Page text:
The Kingdom of God was Jesus’ central concern. It was absolutely key to his ministry and his message. In Mark’s Gospel, the gospel which guides much of our worship this year, the first words Jesus speaks are these, “The time has come. The Kingdom of God is near. Repent and believe the good news.” Much of the rest of the gospel is devoted to Jesus’ teaching about the Kingdom of God, and the two parables we have read this morning are part of that.
There is something beguiling about parables. Sometimes they are stories, sometimes they are more like little scenes or observations in which nothing much happens. All of them use everyday, accessible ideas to explore something deeper, something more mysterious. So, while, on the one hand, they appear accessible, on the other, parables tend to keep their meaning a little bit hidden. Their meaning is not always altogether obvious. That truth is acknowledged in the words with which our reading ended – “With many such parables, he spoke the word to them, as they were able to hear it.” That has nothing to do with the actual physical ability to hear. It is about understanding. Parables always require to be approached with imagination. They are not always clear teaching but require interpretation, inviting us into an exploration of their meaning. But if we engage in that process expecting always a clear and simple interpretation to emerge, we will be disappointed. And that, in itself, is part of the lesson about the Kingdom of God.
Let’s take the first parable of the pair. This one likens the Kingdom of God to a feature of plants which should be familiar to anyone, but especially to gardeners and farmers. You can prepared the ground – dig it over, break up the big lumps, pick out the stones and add compost and other fertiliser – but once you put the seed in the ground, there’s not a lot more that can be done. You can’t really do anything about its growing. You can only wait. The process by which the seed puts out roots and sprouts is essentially mysterious and uncontrollable. And Jesus is saying – this is what the Kingdom of God is like, like a sleeping gardener.
If you didn’t get the point, Jesus offers a second parable. The mustard seed was considered then to be smallest of all things, yet from it a bush can grow which is big enough for birds to nest in. The Kingdom of God is like that.
Like what? we might be tempted to ask. Surely, something as important as we sense the Kingdom of God to be ought to be a bit clearer. Jesus taught in parables, as his hearers were able to understand. But with a bit of effort, we might be able to understand better.
The first parable emphasises passivity. Something happens without the person who wants it to happen really having any control or input. The second emphasises disproportionate growth. From a tiny, tiny seed sprouts a great big bush. These two ideas point towards the notion of God’s grace. For such a central Christian concept, God’s grace is really a very difficult one for most of us to believe. I know only a very few people, and I wouldn’t count myself among them, whose lives demonstrate real belief in the grace of God, a profound trust in God, a surrendering of the cares of life into the hands of God. Is this what Jesus is talking about? The Kingdom of God is like a state of restful trust. It is not like the frenetic busyness of works of righteousness. It is not like the anxious attachment to particular moral or doctrinal positions. The Kingdom of God does not depend on us doing the right things or believing the right things.
In some ways, this makes no sense to us. Our normal way of being human is to be busy and, for many, it is also to be dogmatic too, sure of the rightness of our own way of thinking. All sorts of good things come from being active and by being committed to our values – success at school or work, positive changes in the laws that govern us, advances in medicine and science, movements which advocate for justice for marginalised people and for the natural world and so on. Certainly, nothing useful would happen if we didn’t work for it or if we were indifferent to moral and political issues. It is just that this way of operating is not like the Kingdom of God.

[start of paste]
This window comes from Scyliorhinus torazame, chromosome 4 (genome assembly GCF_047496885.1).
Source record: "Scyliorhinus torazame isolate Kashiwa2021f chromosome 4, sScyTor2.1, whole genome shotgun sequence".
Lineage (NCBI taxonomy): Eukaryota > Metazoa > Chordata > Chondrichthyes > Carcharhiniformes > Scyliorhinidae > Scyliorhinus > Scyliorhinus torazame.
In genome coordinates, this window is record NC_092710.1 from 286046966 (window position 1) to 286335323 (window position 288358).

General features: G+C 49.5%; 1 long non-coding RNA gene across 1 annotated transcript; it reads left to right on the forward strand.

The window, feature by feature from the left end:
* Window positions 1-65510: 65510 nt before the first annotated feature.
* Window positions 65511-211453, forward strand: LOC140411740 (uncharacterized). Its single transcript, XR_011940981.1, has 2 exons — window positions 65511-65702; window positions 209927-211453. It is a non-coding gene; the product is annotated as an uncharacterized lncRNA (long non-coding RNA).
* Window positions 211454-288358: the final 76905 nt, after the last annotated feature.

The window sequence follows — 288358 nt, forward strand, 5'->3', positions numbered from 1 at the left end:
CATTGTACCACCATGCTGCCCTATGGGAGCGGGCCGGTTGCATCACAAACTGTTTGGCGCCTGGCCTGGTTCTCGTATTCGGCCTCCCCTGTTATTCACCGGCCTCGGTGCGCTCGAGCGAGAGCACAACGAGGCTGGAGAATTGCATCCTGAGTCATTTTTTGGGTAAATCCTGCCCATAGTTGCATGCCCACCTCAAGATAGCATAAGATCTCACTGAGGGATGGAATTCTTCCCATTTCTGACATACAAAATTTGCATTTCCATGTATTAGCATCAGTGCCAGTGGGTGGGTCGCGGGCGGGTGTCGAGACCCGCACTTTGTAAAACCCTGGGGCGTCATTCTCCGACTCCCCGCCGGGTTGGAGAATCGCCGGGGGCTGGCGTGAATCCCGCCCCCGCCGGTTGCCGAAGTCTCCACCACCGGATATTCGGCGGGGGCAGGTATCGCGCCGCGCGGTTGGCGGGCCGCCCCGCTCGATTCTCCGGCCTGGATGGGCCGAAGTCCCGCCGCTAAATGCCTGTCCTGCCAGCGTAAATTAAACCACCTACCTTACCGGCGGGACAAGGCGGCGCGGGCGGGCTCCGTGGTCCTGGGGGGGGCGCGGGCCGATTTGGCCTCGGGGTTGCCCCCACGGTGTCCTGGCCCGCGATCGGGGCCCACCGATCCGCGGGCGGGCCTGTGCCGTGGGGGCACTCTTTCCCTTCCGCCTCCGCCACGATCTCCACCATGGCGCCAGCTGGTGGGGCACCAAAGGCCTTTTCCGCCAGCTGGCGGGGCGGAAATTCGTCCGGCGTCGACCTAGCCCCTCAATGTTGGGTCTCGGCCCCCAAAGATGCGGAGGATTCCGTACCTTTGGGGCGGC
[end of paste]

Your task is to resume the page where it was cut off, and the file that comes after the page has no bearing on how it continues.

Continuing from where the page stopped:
And that is a bit confusing. There’s an inconsistency between the way the Kingdom of God works and the way our ordinary lives work. The Kingdom of God is about relationship with God and with one another. It is not a kingdom governed by rules and sanctions if the rules are broken, but a kingdom built on love. It is loving relationships that count in God’s kingdom, and God invites us into his kingdom by inviting us to accept his love, and to love him and one another in return. And we know that, in good, healthy relationships, it is love which motivates the good we do, to care and provide. Love never compels. Rather, love truly thrives in mutual freedom and mutual respect, in cherishing each other for who we are, not seeking to change each other.
Could this be what the Kingdom of God is like? Is God seeking to change us? If he is, he wouldn’t appear to be making a particularly good job of it. Rather, God is loving us and cherishing us for who we are. It is God’s love which transforms the tiniest seed into a bush which supports the birds in its branches. It is God’s love which transforms a dim and confused awareness of his presence into the fullness of faith.
Perhaps that is what the Kingdom of God is like – something we cannot create or control, something we cannot force on others, something that is simply growing because it is God’s will that it should. Is this to say that we shouldn’t be busy, that we shouldn’t be committed to causes that matter? Of course not, because the work that we do and the commitment that we show are part of God’s plan too. It is just that what God can do is so much greater than anything we can achieve, and that we, and the world, are saved, not through our efforts, but through God’s loving grace.